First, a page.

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Weekend in review

Jul 11, 2016 5:59 am
Some of the stories that made the news from Fri., Jul. 8 through Sun., Jul. 10:

Greg Hudson reported in The Daily Mail the Greenville Town Board has passed a law to amend the town's zoning code to include regulation of commercial solar farms. Because of a recent change in the state law, commercial solar providers are talking to homeowners about setting up large commercial solar arrays on their property. “We had guidelines in our zoning about residential solar, but nothing for commercial,” Supervisor Paul Macko said. “This is much larger-scale than what people are allowed to put on their roofs.... Companies want to have access to 5, 10, 15, sometimes 20 acres of land to lease for solar harvesting.” The board voted unanimously in favor of the new commercial regulations.

Mid-Hudson News Network reported the proposed Dutchess Community College 2016-17 budget includes a $168 hike in tuition, an additional $1.3 million infusion from the county and the hiring of five additional educators. All this comes as enrollment is down by approximately 1,000 students. Dutchess County Legislator Joseph Incoronato, a Republican and fiscal conservative, called the budget unsound at a legislative committee meeting last week. He said the $64 million spending plan shows revenues are down by $3.2 million and spending is up $3.4 million. Legislator Joel Tyner, a fiscal liberal, suggested the county should use some of its $57 million rainy-day fund to negate the need for a tuition increase. DCC President Pamela Edington told county lawmakers the school must plan for the long term. The full Legislature will take up the college’s proposed budget at its regular meeting this week.

Emilia Teasdale reported in the Columbia Paper the Ichabod Crane Board of Education held its annual reorganizational meeting last week. At that meeting, Anthony Welcome was elected and sworn in as board president, and John Chandler was selected and sworn as vice president. During the regular meeting that followed, the board was advised that the district's new professional review plan has been drafted and submitted to the New York State Education Department for review. Melissa Murray, the district administrator in charge of the Annual Professional Performance Review, said everything in the plan was the product of the collective bargaining process with the teachers' union. Once the plan is reviewed and approved by the Education Department, the document will be posted at Ichabod Crane [dot] org. According to Murray, Ichabod Crane is one of 190 districts, out of nearly 700 statewide, that have submitted their evaluation plan in time for the start of the new school year.

Events are planned this week in response to the recent killings of two black men by police officers in Louisiana and Minnesota. On Mon., Jul. 11, Showing Up for Racial Justice Hudson will call on the Hudson Police Department at the department's headquarters on Warren Street, to demand a public condemnation of the killings of Alton Sterling and Philando Castile; and request that police provide an outline of the steps they will take to ensure the safety of everyone within their jurisdiction. The Staley B. Keith Social Justice Center will hold a vigil in memory of Sterling and Castile beginning at 6 p.m., Tue., Jul. 12, at the Columbia County Courthouse. And Hudson Mayor Tiffany Martin Hamilton announced on Facebook plans for a community conversation at 5 p.m., Wed., Jul. 13, at the Hudson Senior Center with havemembers of the law enforcement community, including the Hudson Police Department, New York State Police, and Columbia County Sheriff's Department. Hamilton invited the community to attend, "...to discuss the recent spate of devastating deaths we've witnessed around the country, and the effects we're suffering individually and as a community.....Let's open up the dialogue and, together, begin to heal."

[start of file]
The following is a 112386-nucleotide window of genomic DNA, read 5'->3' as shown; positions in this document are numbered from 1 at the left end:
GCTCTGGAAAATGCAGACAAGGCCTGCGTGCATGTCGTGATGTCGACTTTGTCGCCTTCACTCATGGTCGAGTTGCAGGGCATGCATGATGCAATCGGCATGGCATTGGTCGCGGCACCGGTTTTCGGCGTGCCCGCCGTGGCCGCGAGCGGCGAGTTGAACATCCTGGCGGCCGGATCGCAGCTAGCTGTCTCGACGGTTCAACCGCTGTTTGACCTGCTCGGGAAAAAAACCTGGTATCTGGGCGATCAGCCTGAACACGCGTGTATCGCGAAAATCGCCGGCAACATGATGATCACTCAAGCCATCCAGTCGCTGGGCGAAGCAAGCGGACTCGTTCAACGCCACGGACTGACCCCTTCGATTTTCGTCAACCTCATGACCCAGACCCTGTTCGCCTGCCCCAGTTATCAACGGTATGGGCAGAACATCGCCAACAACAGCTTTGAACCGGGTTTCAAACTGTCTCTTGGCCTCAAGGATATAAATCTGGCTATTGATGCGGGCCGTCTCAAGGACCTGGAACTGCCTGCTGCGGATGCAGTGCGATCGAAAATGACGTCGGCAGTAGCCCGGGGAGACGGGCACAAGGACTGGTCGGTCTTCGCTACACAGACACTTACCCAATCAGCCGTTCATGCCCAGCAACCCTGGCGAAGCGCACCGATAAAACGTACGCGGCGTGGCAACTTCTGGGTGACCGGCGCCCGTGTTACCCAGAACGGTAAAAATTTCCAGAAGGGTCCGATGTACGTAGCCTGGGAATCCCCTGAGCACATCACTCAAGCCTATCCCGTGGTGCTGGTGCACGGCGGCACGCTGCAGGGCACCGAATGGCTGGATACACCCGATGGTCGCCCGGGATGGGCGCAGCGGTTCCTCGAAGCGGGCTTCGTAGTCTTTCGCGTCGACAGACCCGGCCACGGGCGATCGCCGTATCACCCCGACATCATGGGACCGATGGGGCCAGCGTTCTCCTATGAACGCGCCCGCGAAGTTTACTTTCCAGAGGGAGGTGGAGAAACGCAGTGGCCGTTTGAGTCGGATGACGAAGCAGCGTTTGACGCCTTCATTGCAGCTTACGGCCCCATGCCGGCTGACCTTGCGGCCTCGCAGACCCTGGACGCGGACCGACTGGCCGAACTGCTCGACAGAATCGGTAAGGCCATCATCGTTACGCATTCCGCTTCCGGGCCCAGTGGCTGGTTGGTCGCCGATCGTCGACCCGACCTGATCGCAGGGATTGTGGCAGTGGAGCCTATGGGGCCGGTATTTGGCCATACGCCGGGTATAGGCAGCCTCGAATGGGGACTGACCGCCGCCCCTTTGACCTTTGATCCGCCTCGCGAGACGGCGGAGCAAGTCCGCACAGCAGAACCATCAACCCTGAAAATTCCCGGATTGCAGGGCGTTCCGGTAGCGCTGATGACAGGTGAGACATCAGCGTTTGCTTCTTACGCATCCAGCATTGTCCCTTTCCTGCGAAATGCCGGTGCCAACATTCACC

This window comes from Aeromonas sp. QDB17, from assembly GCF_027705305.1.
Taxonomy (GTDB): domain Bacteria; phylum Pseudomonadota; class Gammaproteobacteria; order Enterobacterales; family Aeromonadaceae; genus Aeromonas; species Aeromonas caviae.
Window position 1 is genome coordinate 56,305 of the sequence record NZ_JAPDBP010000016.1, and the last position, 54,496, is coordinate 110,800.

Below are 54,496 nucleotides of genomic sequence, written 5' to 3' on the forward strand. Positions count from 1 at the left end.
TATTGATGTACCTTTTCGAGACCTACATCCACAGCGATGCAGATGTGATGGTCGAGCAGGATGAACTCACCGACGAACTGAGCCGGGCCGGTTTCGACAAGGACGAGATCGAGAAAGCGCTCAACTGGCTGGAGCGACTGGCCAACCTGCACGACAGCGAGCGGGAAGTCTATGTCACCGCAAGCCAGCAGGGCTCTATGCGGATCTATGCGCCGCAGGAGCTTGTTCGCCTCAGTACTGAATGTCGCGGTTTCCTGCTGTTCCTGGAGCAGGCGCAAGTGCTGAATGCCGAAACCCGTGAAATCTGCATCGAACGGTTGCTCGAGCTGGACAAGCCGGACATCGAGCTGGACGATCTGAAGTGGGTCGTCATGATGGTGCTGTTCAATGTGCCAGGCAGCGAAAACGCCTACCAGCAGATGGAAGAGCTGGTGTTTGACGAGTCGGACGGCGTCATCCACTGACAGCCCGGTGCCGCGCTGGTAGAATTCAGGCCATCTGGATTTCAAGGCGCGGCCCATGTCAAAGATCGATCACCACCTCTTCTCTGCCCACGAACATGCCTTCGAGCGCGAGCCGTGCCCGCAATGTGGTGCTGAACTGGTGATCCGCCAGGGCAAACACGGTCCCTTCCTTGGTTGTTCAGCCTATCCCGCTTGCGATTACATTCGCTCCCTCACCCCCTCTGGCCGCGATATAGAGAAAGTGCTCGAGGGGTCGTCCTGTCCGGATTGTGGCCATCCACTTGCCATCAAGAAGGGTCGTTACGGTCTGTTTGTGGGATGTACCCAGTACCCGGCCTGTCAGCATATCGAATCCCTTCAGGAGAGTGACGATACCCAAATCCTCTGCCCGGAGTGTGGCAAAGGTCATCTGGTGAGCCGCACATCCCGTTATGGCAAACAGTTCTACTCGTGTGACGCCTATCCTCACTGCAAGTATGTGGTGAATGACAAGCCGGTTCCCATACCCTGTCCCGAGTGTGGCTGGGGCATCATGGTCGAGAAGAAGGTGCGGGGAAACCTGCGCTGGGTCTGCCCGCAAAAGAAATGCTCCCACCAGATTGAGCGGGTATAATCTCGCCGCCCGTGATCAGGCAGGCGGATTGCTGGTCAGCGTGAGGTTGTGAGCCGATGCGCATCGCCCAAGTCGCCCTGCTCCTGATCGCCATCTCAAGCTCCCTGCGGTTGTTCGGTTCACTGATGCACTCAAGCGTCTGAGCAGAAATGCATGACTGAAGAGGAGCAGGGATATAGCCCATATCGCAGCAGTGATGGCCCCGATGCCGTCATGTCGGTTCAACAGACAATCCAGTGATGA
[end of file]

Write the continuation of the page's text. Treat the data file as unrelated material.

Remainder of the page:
Greg Hudson reported in The Daily Mail residents and elected officials gathered Fri., Jul. 8, under rainy skies to break ground for a new 10,000 square foot firehouse and emergency shelter in Prattsville. The building that currently houses the Prattsville Hose Company on Main Street was severely damaged in the aftermath of Hurricane Irene in August, 2011. “I want to thank all the members of the Prattsville Hose Company,” said former Fire Chief Tom Olsen. “I look forward to standing here with all of you in the spring of 2017 as we open the doors.” Rep. Chris Gibson, state Sen. George Amedore and Assembly member Pete Lopez all spoke, acknowledging the extraordinary progress made in the recovery effort during the past five years.

Michael Ryan reported in the Windham Journal the Windham Town Board has approved a request to form an independent Architectural Review Board, which will function separately from the local planning board. The board was created after residents raised concerns that not enough was being done by community leaders to protect the town’s fragile historic district. The district starts at the Windham Village Cemetery, passes through downtown and ends on the west side of Main Street just past the Catskill Mountain Country Store and Restaurant. Town officials will define the duties and authority of the new board in the coming weeks, including a possible minimal stipend for members.

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